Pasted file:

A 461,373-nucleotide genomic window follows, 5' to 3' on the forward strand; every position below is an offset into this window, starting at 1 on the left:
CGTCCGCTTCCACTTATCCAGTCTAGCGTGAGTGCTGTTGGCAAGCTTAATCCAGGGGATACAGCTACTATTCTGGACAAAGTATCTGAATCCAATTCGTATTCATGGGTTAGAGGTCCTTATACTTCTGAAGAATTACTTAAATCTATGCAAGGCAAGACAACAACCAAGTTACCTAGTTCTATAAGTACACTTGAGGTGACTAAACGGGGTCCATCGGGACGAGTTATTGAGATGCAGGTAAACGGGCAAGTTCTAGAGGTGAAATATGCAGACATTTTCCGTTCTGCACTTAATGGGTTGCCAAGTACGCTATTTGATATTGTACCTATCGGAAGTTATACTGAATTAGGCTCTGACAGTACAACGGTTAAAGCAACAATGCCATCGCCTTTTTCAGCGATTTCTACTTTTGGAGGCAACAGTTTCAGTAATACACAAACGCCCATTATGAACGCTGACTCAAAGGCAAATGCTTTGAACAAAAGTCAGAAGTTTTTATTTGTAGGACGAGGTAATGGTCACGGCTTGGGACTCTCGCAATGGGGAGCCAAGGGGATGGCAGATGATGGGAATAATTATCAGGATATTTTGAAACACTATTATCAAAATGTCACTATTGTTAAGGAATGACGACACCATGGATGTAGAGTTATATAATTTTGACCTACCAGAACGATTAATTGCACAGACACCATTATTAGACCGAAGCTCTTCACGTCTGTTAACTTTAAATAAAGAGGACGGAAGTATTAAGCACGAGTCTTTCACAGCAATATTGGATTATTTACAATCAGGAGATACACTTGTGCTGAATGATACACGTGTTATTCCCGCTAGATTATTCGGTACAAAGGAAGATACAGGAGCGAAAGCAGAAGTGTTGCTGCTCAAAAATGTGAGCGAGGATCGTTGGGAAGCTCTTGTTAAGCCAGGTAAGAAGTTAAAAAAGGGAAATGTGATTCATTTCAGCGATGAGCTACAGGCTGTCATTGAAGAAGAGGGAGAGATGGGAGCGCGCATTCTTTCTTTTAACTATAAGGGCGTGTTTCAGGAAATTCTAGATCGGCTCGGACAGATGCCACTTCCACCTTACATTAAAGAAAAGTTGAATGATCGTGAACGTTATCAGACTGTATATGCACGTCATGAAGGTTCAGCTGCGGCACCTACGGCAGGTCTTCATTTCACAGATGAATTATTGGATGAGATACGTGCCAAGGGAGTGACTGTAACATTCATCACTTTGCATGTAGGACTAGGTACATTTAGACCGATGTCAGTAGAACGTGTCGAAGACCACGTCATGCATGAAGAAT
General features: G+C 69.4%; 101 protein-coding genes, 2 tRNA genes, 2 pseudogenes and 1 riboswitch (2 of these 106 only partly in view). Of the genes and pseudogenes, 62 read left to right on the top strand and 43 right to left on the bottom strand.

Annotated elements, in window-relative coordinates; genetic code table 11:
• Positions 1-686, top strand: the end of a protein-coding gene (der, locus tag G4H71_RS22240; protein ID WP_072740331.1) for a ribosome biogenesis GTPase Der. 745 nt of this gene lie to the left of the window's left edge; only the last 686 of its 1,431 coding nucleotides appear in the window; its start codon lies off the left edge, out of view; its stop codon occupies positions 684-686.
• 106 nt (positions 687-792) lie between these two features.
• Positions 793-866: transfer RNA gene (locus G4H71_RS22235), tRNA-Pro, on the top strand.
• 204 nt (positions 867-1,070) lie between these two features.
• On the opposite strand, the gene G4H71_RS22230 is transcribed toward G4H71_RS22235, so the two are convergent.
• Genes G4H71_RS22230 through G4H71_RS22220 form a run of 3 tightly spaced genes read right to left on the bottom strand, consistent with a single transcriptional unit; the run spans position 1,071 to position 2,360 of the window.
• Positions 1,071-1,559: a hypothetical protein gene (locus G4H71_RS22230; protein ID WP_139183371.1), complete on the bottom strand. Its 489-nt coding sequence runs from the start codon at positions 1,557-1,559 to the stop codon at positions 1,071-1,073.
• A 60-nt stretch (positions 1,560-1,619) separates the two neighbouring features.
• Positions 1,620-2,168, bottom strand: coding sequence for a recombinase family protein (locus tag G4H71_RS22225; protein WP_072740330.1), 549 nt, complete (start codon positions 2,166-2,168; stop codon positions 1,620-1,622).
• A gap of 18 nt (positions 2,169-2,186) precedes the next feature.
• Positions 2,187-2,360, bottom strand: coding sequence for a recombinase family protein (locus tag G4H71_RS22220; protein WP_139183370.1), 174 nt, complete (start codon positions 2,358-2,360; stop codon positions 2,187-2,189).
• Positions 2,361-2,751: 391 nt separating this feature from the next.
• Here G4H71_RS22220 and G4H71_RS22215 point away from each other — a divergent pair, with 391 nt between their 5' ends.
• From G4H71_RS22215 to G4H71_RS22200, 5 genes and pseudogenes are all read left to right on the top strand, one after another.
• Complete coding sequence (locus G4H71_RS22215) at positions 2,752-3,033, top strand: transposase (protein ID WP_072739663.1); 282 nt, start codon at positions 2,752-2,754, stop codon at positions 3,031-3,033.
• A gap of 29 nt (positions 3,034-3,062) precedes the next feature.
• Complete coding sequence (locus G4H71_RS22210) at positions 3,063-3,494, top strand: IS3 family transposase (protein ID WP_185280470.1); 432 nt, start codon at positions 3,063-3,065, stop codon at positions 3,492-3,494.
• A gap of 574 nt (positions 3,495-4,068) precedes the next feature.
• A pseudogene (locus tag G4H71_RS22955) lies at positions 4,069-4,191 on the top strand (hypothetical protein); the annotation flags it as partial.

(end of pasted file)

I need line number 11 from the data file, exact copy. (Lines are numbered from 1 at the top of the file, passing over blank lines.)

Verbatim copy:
• Positions 1,071-1,559: a hypothetical protein gene (locus G4H71_RS22230; protein ID WP_139183371.1), complete on the bottom strand. Its 489-nt coding sequence runs from the start codon at positions 1,557-1,559 to the stop codon at positions 1,071-1,073.